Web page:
An investigation into the grounding of a ferry which was carrying 60 passengers is under way, it has been confirmed.
Three children and a baby were among those safely rescued from the MV Pentalina on Saturday evening after it was grounded in St Margaret’s Hope, near Orkney.
RNLI vessels rushed to the scene after smoke was detected in the engine room.
The ferry had only resumed service on Wednesday to allow another ferry, the MV Alfred, to service CalMac routes on the west coast of Scotland.
Pentland Ferries confirmed on Sunday that an investigation into the grounding is now under way, following calls for “urgent answers”.
The operator’s managing director, Helen Inkster, said the vessel is currently undergoing a survey to measure how much, if any, damage it sustained.
“Only when we know the extent of the problem, can we formulate a plan to resume service,” she said.
Ms Inkster added that the survey is being conducted by the Maritime Coastguard Agency (MCA), and the Marine Accident Investigation Branch is expected to arrive on Tuesday.
An MCA spokesperson said the cause of grounding could have been “sudden mechanical failure”, from initial reports.
They said: “The Maritime and Coastguard Agency, in conjunction with the vessel’s classification society, completed surveys on the vessel Pentalina on April 18 and issued a passenger ship safety certificate; at this time the vessel met the standards required for issue of this certificate.
“Surveyors from the MCA will be attending the vessel on Sunday in St Margaret’s Hope to undertake initial fact-finding to establish the cause and circumstances surrounding the incident which occurred on the evening of April 29.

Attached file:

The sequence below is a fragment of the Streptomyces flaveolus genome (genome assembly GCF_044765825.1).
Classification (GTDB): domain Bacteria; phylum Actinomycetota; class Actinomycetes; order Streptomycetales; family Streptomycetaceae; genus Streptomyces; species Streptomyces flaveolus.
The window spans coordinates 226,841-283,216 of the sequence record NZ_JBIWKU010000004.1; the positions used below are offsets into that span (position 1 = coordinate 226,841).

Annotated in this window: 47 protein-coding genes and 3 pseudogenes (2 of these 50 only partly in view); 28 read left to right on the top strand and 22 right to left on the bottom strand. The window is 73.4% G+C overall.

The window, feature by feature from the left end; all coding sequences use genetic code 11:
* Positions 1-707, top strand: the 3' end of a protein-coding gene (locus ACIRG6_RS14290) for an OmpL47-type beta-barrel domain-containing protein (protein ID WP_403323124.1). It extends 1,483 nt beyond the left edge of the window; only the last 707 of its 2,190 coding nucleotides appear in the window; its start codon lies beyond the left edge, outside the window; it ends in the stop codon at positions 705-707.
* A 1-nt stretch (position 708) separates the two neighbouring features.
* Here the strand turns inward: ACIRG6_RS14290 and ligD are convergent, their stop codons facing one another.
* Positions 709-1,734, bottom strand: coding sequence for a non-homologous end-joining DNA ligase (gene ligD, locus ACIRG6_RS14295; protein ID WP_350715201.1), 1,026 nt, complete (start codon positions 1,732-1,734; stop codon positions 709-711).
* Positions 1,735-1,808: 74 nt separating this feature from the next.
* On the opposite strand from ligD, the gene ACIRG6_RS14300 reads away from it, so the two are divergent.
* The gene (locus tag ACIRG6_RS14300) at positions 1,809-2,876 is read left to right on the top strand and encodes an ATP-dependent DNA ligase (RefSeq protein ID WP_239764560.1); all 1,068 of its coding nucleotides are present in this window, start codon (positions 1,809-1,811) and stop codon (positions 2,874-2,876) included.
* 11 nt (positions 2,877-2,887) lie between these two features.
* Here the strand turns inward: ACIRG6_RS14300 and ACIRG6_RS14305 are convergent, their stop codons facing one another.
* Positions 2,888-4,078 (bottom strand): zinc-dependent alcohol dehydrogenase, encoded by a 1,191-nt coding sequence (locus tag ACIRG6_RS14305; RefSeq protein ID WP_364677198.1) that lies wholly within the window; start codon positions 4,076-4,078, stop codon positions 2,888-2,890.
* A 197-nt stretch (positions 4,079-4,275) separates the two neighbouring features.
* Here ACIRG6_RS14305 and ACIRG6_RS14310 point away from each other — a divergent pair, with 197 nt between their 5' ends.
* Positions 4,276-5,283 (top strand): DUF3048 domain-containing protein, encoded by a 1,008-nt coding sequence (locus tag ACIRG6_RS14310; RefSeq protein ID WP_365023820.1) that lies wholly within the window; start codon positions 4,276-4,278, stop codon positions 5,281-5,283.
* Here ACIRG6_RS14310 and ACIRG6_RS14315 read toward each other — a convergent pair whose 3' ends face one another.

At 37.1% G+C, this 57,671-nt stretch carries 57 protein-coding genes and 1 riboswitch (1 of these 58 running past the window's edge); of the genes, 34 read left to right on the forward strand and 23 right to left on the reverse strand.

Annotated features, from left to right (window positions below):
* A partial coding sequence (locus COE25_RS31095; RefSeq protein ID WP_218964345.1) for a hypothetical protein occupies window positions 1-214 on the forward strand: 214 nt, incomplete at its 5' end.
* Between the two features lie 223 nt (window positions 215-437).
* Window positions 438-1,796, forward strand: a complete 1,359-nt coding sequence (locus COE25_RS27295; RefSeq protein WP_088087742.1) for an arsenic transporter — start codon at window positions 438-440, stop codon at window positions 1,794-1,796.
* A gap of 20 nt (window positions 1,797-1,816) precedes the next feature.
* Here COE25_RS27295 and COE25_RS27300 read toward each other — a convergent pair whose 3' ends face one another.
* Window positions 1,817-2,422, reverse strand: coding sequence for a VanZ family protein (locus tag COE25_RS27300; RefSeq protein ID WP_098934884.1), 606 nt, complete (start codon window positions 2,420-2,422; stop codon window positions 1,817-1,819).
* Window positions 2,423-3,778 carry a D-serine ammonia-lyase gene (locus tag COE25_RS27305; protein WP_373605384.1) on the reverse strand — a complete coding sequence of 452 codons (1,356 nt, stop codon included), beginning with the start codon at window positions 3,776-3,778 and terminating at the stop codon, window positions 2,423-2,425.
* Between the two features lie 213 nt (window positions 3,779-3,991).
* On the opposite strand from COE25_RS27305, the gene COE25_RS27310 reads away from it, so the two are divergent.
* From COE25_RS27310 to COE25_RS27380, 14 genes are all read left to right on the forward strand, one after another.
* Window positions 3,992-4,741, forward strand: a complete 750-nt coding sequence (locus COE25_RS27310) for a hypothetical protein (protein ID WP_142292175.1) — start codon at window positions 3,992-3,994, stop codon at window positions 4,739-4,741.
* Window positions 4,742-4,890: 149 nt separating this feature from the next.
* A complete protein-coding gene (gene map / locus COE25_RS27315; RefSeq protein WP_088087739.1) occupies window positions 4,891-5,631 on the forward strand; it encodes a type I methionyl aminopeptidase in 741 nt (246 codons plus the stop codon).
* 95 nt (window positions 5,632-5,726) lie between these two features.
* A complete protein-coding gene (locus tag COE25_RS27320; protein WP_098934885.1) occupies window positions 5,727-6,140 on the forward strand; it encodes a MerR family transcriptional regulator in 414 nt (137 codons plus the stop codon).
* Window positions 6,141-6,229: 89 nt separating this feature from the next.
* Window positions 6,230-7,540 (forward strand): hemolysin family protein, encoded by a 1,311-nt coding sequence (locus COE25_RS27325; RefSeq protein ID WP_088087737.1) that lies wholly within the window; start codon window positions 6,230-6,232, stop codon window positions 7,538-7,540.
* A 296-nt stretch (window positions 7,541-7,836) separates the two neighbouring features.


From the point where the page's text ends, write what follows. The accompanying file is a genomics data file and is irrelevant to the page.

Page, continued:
“While the facts haven’t been established yet, initial reports from the operator point to the cause of the grounding being a sudden mechanical failure.”
Earlier, Orkney MSP Liam McArthur said that the MCA will face “important questions” after recently certifying the vessel as fit for service.
He said: “There are important questions for the MCA to answer, having so recently inspected and certified MV Pentalina fit for service. People in Orkney will expect answers to those questions as a matter of urgency, not least given the importance of this service to the Orkney community.
“Answers are required too from the Scottish Government, whose failure to procure new ferries in a timely fashion has left services both in the north and on the west coast extremely vulnerable. As a result islanders and island communities are left paying the price.
“I have lodged a topical question and will be pressing the transport minister to set out what action he plans to take to ensure capacity is maintained on these key routes serving Orkney.”
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